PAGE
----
The compass is calibrated to Earths magnetic north.

The maps and GPS locations are related to true north. Dependant on how smart the FW is and how it determines the offset is the real question.

At my location I am 17 degrees west of true north.

You can look up magnetic declination here.

https://en.wikipedia.org/wiki/Magnetic_declination.

And

https://www.ngdc.noaa.gov/geomag/declination.shtml

Every location on earth has a specific declination to true north.

You can look yours up here.

https://www.ngdc.noaa.gov/geomag/calculators/magcalc.shtml?

So when is this important?

When the drone needs to calculate a heading from one GPS coordinate to another. (these are True North coordinates. so needs to know the correction value to add / subtract as it uses a magnetic compass. (That requires to be calibrated)

So when it is flying to a waypoint or when doing a return to home.

Best practice given that people say I don't do calibration and I have had no problem are lucky and most likely not moving to significantly different declination locations.

The other issue you are likely to face on an older drone is the induced magnetism on any ferrous materials used in construction of the drone. This happens as the Motor control signals are pulses for 0 volts to motor volts. In this particular case the drone will issue a magnetic interference warning and this will be resolved by calibration.

Unfortunately this subject is like liPo batteries some claim to fly their drones down to 5-10% battery level and claim this does not shorter the life of their LiPos.

Best practice as far as I am concerned is to follow the instructions on the DroningON video. I have had many great arguments with him when he issues bad advice. In this case it is good advice and should be followed.

The ultimate arbiter of this discussion should be DJI as they built the drones and wrote the FW code.
All drones are not created equal and don't have a the same FW. Those that quote that DJI manuals are contradictory are correct. They are, but that's because the drone models differ. And cannot be maintained exactly the same way. Its "Horses for Courses". So you should adhere to the specific manual for the product or to be safe. Follow the instructions in the DroningON video.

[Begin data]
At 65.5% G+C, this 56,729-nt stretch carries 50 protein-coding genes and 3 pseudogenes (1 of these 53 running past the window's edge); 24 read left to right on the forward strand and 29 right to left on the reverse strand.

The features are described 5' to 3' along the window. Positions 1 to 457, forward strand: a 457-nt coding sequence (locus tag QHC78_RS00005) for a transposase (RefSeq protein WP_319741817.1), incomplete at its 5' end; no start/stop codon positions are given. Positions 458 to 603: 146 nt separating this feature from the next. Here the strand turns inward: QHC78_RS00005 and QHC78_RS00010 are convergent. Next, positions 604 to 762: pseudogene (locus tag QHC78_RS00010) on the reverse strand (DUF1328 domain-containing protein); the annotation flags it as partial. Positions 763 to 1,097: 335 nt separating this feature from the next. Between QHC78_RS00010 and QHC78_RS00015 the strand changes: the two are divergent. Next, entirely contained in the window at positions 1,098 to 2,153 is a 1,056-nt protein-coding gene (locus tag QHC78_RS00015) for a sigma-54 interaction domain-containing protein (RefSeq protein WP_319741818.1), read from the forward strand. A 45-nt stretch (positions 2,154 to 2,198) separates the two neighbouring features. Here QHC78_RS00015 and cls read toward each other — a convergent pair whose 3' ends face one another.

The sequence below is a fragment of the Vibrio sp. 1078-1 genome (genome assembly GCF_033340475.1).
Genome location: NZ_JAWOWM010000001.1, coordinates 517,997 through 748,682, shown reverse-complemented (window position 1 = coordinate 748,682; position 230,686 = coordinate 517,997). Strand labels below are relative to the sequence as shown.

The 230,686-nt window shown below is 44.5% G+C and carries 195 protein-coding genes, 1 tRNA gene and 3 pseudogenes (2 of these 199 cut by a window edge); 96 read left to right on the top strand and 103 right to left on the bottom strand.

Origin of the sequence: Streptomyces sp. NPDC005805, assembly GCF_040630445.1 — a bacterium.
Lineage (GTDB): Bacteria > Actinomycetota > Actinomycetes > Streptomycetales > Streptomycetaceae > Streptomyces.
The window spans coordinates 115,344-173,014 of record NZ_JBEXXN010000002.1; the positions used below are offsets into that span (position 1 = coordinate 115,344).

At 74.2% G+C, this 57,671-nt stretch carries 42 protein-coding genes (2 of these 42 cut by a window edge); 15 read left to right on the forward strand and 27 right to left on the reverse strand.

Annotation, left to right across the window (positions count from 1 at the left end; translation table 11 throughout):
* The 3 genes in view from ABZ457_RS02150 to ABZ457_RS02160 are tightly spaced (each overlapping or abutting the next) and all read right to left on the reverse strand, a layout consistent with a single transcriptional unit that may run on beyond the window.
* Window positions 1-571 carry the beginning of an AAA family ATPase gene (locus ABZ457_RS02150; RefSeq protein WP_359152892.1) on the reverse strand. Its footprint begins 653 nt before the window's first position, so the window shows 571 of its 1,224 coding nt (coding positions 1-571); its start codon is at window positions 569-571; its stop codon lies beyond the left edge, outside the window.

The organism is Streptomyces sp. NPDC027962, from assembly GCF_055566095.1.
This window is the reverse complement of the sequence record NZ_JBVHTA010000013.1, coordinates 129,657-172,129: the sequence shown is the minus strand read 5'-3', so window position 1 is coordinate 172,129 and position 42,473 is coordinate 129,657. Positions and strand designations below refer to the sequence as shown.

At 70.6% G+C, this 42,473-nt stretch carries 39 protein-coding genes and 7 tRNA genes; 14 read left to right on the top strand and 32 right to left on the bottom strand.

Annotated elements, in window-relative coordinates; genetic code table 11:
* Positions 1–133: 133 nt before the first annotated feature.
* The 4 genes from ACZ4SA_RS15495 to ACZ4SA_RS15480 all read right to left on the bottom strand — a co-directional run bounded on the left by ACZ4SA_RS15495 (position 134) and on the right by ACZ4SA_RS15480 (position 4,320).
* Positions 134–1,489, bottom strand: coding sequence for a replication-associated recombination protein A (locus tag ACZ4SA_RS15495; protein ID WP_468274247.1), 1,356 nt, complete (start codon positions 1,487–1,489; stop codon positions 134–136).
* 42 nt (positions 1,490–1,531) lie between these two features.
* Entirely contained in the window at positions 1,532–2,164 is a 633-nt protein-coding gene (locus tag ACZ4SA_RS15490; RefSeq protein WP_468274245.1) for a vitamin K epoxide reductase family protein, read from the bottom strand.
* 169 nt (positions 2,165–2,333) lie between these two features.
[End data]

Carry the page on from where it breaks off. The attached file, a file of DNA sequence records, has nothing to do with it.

QED

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JohnLietzke Posted at 11-19 22:52
If you read my post it is referring to the orientation arch at the bottom of the DJI Fly app. It frequently is misaligned with the position of the drone in relationship to the RC.  And become more apparent the further away the drone gets from the RC.

A compass calibration resolves this matter.

Hi John,

It is bit different...

Arrow Aircraft Heading Indicator points to a direction : get its info from drone compass.
Arrow Aircraft Heading Indicator position on the forward 180 scale (FlyApp) : get its info from mobile device compass.
Often mobile device compasses are not wel calibrated or just not that accurate, so position of the AHI is not showing the actual position relative to the RC.

Good news :
If flying and the arrow of the AHI is visible on the fwd scale (craft is somewhere in fornt of you); yaw craft left/right to point arrow to the white dot : craft heading towards home.
Even is the position on the scale is not the actual position of drone relative to your RC.

Better use is the line-to-home in the map view, arrow direction in the map view is info from drone, position on the map is oke as map view is by default N up. No mobile device compass info in the map view.

About the compass ; there is no "compass" , like hand held magn compass or like a mag compass is 'old' aircrafts,  in a drone it is a tiny tiny magnetometer.Measures the eath magn fields through this meter ; see this link >